Company One ensemble delivers 'Book of Grace'
Jules Becker | 4/27/2011, 10:37 a.m.
Suzan-Lori Parks is a writer determined to make large statements about American life. This was all to the good with her Abraham Lincoln-championing and racism-decrying, Pulitzer Prize-winning drama “Topdog/ Underdog.”
In that riveting drama, the conflict between two brothers had the kind of visceral power and rich characterization that Edward Albee brought to George and Martha in his large statement masterpiece ‘Who’s Afraid of Virginia Woolf?” She means to do the same in her recent Off-Broadway play “The Book of Grace,” though the characters sometimes seem more prototypical than fully developed. Even so, Company One — thanks to a strong effort by guest director David Wheeler and a first rate acting trio — makes this New England premiere compelling.
Set in a South Texas home right at America’s border with Mexico, “The Book of Grace” focuses on the perilous homecoming of a young bronze medal-honored soldier named Buddy and the ups and downs of his reunion with his macho border patrol father, Vet.
Chronicling that reunion with an almost surreal optimism is Vet’s new wife Grace. Grace, a diner waitress who has been compiling upbeat stories with newspaper clippings and photographs, sees her collection as “the evidence of good things.” Despite ample evidence of bad blood between Buddy and Vet, she remains hopeful that all three can live a life of understanding and attain a wonderful future together.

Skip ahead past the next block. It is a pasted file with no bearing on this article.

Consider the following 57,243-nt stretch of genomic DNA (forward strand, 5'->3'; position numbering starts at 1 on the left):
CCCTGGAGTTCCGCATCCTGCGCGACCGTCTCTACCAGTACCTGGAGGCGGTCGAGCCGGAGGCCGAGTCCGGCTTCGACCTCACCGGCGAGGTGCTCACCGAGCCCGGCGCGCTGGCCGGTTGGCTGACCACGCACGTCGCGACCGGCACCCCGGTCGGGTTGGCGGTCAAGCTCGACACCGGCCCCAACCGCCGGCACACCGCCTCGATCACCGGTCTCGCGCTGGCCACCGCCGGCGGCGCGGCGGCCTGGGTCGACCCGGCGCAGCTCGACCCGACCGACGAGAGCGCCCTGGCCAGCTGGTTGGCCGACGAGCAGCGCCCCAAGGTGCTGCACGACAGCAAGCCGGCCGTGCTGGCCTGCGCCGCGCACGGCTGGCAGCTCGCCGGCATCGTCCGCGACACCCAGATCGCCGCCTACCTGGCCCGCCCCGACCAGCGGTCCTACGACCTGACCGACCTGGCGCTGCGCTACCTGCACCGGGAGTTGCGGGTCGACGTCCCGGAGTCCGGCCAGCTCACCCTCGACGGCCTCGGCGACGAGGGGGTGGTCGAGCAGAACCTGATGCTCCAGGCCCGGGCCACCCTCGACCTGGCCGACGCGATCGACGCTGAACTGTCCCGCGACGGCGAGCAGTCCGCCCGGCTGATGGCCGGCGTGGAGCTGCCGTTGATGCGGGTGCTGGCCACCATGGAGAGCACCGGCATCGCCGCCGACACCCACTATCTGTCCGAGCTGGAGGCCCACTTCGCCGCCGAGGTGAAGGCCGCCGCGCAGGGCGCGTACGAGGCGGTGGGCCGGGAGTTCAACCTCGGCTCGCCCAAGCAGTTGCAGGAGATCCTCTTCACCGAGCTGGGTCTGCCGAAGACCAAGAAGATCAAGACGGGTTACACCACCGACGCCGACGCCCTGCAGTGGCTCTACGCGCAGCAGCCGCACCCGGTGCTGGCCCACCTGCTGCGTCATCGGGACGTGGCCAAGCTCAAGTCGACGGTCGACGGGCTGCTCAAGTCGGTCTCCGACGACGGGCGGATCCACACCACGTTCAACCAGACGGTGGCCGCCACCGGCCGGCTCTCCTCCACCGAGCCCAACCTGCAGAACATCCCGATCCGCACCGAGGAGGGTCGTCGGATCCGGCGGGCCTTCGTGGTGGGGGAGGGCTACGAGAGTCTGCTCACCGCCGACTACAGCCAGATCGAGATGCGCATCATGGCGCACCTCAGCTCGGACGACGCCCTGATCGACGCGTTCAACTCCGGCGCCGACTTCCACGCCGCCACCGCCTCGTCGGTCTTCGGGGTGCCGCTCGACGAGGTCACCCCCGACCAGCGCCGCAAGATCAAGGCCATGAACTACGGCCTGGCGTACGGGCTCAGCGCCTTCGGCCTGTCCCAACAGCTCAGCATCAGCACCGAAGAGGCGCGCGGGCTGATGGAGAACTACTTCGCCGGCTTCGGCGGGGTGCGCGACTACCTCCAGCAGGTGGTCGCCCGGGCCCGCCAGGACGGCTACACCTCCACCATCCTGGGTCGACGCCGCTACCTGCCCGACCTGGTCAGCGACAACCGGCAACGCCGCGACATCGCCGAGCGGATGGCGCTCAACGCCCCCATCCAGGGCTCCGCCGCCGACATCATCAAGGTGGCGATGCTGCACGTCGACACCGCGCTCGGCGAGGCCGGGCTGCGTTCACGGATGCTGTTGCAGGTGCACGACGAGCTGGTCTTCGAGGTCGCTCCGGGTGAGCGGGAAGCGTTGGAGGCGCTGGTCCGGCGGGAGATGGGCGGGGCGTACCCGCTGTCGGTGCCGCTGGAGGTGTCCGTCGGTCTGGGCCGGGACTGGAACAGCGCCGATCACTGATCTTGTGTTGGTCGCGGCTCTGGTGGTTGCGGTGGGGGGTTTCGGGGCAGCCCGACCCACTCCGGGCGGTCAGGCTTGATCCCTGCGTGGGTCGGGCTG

That rosy scenario looks to be a fantasy at best. Vet turns a father-son hug into a pat-down for possible weapons rather than a warm family greeting. Is part of the tension between them tied to the fact that Buddy is the product of a white father and an African American mother? Vet, who is soon to be honored for catching drug-carrying illegal immigrants during his work at the border, is clearly bigoted toward Mexicans and speaks in polarizing terms of “them” and “us.”
He also appears to minimize Buddy’s honored military service and to question his future as part of their family — and by extension the family that is America. Vet may not identify as a “birther,” but his largely hostile attitude toward Buddy may call to mind the ongoing racist assertion by many Americans that President Barack Obama was not born in Hawaii. Not surprisingly, Vet contends — much as Tea Party members often do — that “sometimes the alien is at home.”
As Buddy’s search for acceptance, genuine paternal love and an apology for previous mistreatment meets with rejection and new defiance from Vet, the son’s response threatens to become a totally vindictive one. Can Grace mediate the tension between them? Will her kindness and positive thinking lead her husband and stepson to the domestic tranquility that Buddy quotes from the Founding Fathers as a kind of personal credo? Do the holes Vet has dug in the back yard — one at the time of the play and one at the time of his late first wife in the back story — connect to a philosophy of violence that Buddy will not be able to overcome?